Motha v. Fernando.
Present: de Kretser J.
MOTHA v. FERNANDO.
42—C. R. Nuwara Eliya, 15,070.
Rates on mortgaged premises—Payment by mortgagee—Action to recover from
mortgagor—Municipal Councils Ordinance (Cap. 193), s. 147.
Where a mortgagee pays rates due to a local authority, on behalf ofa mortgage, in respect of the mortgaged premises, an implied promiseby the mortgagor to pay the mortgagee cannot be inferred in the absenceof evidence that such payment was made under compulsion.
Where a mortgagee pays such rates after a warrant has been issued,he is entitled to add the amount so paid to his claim on the mortgagebond.
Where a mortgagee omits to add the amount so paid when suingon the bond, he is barred by section 34 of the Civil Procedure Code fromsuing subsequently.
Velaither v. Nallathamby (2 C. L. R. 120) distinguished.
1 12 C. L. W. 108.- -i ('■ If. R. 1)6.
DE KRETSER J.—Mot ha v. Fernando.
PPEAL from a judgment of the Commissioner of Requests, NuwaraEliya.i
E. F. N. Gratiaen (with him S. Nadesan), for the defendant, appellant.F. A. Tisseverasinghe (with him J. A. P. Cherubim), for the respondent.February 20, 1942. de Kretser J.—
The defendant was the owner of certain premises situated within thelimits of the Urban Council of Nuwara Eliya and as such liable to payrates. Plaintiff had a mortgage of the premises and put her bond insuit and eventually purchased the property. During the pendency of themortgage the plaintiff, on an unspecified date, paid Rs. 81.66 as ratesdue on the premises. After she purchased the property she paid afurther sum of Rs. 267.90 as rates. She then sued to recover the moneyso paid and restricted her claim to Rs. 300, in order to give the Court ofRequests jurisdiction. "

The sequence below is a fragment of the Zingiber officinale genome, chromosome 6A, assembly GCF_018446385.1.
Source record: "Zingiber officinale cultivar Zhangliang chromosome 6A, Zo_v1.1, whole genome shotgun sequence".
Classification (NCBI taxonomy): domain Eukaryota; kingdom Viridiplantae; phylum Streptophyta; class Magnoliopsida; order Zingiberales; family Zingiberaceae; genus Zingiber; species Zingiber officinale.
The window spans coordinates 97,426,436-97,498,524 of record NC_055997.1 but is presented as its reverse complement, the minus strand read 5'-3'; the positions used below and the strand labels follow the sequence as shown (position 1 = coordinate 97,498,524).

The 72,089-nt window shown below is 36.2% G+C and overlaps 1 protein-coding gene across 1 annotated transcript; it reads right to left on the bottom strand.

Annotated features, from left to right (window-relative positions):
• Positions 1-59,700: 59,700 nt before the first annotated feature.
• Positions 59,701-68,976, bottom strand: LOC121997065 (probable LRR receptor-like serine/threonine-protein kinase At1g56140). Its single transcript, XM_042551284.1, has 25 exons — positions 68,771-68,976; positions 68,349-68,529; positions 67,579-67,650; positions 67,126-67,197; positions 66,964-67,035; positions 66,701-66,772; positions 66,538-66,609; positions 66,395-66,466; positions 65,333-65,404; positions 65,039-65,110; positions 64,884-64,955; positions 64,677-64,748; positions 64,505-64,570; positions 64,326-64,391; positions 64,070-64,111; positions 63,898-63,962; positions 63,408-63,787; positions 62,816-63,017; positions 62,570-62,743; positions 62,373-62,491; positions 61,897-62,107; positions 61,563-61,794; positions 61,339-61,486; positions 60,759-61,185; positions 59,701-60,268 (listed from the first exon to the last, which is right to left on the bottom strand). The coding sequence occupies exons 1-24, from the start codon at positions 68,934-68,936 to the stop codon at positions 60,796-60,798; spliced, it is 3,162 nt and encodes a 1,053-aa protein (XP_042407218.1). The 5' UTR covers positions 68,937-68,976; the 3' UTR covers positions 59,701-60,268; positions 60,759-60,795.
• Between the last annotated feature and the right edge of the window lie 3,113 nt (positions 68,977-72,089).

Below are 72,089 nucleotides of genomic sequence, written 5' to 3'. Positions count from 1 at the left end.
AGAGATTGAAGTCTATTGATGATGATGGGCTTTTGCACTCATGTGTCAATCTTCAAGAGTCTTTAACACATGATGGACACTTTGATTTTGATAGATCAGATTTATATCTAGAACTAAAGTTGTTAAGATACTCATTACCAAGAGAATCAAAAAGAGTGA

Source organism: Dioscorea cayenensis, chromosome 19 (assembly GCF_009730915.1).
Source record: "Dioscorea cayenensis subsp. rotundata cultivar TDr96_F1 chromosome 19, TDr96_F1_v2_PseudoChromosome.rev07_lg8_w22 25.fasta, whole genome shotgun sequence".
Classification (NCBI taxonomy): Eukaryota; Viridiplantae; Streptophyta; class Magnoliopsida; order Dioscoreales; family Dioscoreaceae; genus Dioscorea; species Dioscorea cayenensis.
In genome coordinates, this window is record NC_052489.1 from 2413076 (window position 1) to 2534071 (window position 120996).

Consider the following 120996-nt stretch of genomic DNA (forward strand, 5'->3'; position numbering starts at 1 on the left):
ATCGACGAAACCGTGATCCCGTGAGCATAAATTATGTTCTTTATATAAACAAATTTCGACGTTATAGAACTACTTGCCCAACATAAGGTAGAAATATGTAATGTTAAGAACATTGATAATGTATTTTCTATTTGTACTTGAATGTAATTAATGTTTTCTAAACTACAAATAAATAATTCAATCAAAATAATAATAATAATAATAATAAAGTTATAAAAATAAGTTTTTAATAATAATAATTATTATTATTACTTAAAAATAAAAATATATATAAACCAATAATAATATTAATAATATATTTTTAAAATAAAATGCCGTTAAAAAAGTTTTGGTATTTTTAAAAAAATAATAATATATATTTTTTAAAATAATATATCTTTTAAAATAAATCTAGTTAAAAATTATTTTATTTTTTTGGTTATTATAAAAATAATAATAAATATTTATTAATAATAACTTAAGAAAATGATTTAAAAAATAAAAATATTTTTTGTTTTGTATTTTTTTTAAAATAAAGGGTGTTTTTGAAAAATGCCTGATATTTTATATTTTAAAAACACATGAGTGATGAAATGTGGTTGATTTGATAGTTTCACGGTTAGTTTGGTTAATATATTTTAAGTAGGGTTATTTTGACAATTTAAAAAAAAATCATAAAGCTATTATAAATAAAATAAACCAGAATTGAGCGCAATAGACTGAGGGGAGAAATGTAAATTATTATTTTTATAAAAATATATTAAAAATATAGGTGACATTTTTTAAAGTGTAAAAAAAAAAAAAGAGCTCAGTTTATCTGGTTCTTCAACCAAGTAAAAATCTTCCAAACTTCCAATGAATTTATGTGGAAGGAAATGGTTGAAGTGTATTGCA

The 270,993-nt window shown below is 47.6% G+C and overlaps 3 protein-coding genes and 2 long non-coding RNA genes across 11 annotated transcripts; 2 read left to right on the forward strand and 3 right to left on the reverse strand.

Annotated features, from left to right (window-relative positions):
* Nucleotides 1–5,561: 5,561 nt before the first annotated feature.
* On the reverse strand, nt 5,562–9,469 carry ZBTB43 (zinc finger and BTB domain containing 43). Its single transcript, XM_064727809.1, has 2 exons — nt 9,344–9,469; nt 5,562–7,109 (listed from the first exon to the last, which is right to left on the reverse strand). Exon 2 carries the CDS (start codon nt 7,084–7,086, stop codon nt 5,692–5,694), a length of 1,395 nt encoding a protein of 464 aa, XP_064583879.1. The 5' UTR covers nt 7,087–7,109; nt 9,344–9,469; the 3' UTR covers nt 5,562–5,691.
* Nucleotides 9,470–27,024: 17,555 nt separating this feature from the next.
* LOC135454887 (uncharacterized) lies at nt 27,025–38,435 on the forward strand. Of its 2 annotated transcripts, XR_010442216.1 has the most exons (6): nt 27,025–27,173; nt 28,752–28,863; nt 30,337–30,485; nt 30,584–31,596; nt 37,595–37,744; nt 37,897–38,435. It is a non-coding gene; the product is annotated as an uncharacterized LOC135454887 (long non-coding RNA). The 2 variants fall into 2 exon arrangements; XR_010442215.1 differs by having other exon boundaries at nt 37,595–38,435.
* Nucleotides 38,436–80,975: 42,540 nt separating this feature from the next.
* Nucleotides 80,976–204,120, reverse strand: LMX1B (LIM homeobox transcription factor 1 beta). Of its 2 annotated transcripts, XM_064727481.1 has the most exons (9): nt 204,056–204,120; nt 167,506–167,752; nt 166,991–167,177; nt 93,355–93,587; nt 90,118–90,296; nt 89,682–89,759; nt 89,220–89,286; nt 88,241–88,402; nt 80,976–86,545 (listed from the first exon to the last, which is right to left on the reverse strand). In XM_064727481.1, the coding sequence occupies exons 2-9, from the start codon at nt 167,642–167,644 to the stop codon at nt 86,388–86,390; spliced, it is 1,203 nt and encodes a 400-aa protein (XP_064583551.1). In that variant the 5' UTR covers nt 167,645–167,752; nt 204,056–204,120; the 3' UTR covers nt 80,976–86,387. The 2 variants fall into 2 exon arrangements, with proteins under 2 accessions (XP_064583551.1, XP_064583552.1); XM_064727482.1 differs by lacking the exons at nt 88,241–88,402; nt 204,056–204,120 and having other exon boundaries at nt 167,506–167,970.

The learned Commissioner gave judgment for plaintiff and the defendantappeals.
There are two reasons why plaintiff’s claim should not succeed, viz..(1) There is no evidence that plaintiff was compelled to pay on eitheroccasions. This circumstance distinguishes it from the case of Velaitherv. Nallathamby1 cited by the trial Judge. (2) The plaintiff bought theproperty subject to the legal hypothec on it. The second payment wasin discharge of this hypothec and she cannot seek to recover from thedefendant what she was herself under a liability to pay.
Mr. Tisseverasinghe argued that plaintiff paid the first sum of moneyonly after a warrant of distress had been issued. There is no evidenceto this effect and the facts stated at the trial and in the judgment do notsuggest that this whs the case nor does the circumstance that plaintiffcited the Chairman of the Urban Council to produce the receipts for thepayments made and did not require him to produce any warrant. Suchan important piece of evidence would not have been left undisclosed.Besides, it is most unlikely that a warrant would issue for only a partof the arrears.
It is true that- defendant was originally liable to pay and the plaintiffhas discharged the liability, but before an implied promise to paycan be inferred equitably, there. must be evidence of the element ofcompulsion. It is not even as if compulsion were inevitable for therates may have been levied by distress of movable property of the defendantjor even of a tenant. It may even have been waived in certaincircumstances.
There is another objection. Section 147 of chapter 193, which applies,distinctly states that when a mortgagee pays after a warrant has beenissued he is entitled to add the amount so paid to his claim on the mortgagebond. Note, it is only after a warrant has issued and danger is imminent,and the right is given only to a mortgagee. The provision is on the footingof legal rights and provides for a quicker way of recovery, viz., by addingthis amount to the mqrtgage debt instead of suing by separate action.
■ 2C.L. R. 120.
DE KRETSER J.—Ramalingam v. Kailasapillai.
When, therefore, the plaintiff paid the first sum of money, if she didpay it under compulsion in order to save her security, she should haveadded the amount paid to her mortgage debt, by amendment of herpleadings, if necessary. Had she done that she would probably not havebeen allowed to buy the property below the amount of her claim. Thatis the usual condition imposed. Besides, section 34 of the Civil ProcedureCode required her to sue for the full amount of her claim:If she
relinquished or omitted to sue for any part, as she has done in this verycase, she cannot sue again for it.
Plaintiff fails. The appeal is allowed with costs. The decree enteredwill be set aside, and plaintiff’s action dismissed with costs.
MOTHA v. FERNANDO